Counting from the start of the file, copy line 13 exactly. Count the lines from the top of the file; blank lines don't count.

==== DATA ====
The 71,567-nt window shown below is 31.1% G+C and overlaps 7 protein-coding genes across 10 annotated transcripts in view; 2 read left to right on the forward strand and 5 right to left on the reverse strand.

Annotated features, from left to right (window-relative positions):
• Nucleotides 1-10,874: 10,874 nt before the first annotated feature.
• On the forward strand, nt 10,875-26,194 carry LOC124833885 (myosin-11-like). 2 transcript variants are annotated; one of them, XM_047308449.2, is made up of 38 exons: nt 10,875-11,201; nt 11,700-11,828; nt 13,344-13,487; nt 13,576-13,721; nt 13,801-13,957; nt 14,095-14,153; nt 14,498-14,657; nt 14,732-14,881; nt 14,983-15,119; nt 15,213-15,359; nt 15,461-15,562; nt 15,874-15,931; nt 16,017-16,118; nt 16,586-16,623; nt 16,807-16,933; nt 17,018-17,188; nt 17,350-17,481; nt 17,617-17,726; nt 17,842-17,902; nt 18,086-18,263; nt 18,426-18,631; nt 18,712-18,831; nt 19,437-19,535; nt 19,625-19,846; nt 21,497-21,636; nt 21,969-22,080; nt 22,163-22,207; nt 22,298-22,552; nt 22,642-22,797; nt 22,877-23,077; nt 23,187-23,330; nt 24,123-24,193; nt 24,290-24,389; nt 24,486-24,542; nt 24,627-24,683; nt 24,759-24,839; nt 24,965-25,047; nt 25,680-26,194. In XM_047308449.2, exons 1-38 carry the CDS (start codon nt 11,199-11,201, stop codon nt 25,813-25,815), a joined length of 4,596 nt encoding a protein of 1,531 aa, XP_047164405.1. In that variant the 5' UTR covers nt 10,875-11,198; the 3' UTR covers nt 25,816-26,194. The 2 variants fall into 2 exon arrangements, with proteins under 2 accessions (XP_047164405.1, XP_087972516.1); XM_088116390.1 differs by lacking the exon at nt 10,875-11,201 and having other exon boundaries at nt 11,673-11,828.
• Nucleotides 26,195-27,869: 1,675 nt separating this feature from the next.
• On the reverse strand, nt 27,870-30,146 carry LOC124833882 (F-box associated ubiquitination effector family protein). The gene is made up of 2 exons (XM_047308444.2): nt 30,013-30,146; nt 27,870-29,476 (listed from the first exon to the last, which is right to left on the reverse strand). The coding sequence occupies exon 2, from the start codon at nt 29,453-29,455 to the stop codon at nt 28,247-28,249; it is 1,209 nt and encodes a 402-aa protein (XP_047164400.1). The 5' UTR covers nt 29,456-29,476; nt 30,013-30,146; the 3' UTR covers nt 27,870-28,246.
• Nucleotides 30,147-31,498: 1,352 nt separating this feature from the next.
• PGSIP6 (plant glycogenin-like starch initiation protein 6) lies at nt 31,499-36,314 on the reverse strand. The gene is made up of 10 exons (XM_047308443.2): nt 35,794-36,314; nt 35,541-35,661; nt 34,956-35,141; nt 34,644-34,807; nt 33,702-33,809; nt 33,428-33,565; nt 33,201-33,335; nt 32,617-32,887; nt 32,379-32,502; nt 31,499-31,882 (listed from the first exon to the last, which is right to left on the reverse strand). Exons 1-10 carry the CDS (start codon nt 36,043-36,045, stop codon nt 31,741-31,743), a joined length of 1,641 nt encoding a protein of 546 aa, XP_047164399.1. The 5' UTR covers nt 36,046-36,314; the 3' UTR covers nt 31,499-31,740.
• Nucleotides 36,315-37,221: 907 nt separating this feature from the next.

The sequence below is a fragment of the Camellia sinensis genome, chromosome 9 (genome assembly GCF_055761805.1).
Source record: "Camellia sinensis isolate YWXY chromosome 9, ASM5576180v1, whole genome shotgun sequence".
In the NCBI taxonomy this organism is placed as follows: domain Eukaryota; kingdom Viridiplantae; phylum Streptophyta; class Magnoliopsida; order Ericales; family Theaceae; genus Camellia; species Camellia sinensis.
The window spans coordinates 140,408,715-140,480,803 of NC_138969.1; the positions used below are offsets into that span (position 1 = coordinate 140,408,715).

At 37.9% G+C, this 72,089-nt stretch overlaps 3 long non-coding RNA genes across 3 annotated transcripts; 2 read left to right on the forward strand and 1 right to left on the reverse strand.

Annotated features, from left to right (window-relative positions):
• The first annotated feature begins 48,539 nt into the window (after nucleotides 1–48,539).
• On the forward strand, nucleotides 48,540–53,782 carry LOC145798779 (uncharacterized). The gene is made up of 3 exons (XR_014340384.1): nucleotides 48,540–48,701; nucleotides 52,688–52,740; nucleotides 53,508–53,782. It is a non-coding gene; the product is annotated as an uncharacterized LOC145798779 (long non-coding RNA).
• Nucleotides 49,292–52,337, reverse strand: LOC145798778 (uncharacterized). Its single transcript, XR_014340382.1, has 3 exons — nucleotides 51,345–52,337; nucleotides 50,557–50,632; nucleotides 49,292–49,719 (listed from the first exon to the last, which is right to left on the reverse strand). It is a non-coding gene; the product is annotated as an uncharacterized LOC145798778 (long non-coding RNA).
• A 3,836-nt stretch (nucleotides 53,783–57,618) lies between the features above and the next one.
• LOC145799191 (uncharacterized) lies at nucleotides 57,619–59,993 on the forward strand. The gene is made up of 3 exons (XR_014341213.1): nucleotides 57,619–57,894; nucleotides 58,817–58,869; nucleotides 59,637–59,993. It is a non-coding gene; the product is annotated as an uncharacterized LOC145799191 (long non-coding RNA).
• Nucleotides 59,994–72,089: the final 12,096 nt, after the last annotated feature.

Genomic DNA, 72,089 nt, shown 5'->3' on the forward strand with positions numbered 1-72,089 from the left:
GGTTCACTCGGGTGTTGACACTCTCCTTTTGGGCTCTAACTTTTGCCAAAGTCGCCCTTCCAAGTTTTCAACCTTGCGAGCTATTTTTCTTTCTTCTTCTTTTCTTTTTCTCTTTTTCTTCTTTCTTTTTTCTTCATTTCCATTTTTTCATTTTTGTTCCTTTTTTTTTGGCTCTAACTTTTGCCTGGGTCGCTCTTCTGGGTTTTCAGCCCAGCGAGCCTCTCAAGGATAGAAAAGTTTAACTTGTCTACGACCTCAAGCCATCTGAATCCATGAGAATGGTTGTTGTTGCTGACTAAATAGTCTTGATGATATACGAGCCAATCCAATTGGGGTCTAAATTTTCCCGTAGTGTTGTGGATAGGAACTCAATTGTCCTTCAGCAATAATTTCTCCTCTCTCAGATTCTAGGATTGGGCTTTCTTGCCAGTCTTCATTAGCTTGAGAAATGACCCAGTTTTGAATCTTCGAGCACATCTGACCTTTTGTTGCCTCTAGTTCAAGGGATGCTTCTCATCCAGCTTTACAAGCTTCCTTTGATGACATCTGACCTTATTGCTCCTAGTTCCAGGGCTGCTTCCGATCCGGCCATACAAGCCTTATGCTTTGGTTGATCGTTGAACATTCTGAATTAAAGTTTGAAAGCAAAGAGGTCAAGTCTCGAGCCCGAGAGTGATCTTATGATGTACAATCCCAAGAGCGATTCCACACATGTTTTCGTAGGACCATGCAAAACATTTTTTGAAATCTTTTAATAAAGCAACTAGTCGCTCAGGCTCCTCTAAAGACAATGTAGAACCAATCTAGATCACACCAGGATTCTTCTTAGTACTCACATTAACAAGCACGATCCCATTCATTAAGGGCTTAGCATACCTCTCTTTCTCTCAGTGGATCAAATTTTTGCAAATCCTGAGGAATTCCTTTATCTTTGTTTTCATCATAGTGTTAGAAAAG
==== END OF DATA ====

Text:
The window spans coordinates 140,408,715-140,480,803 of NC_138969.1; the positions used below are offsets into that span (position 1 = coordinate 140,408,715).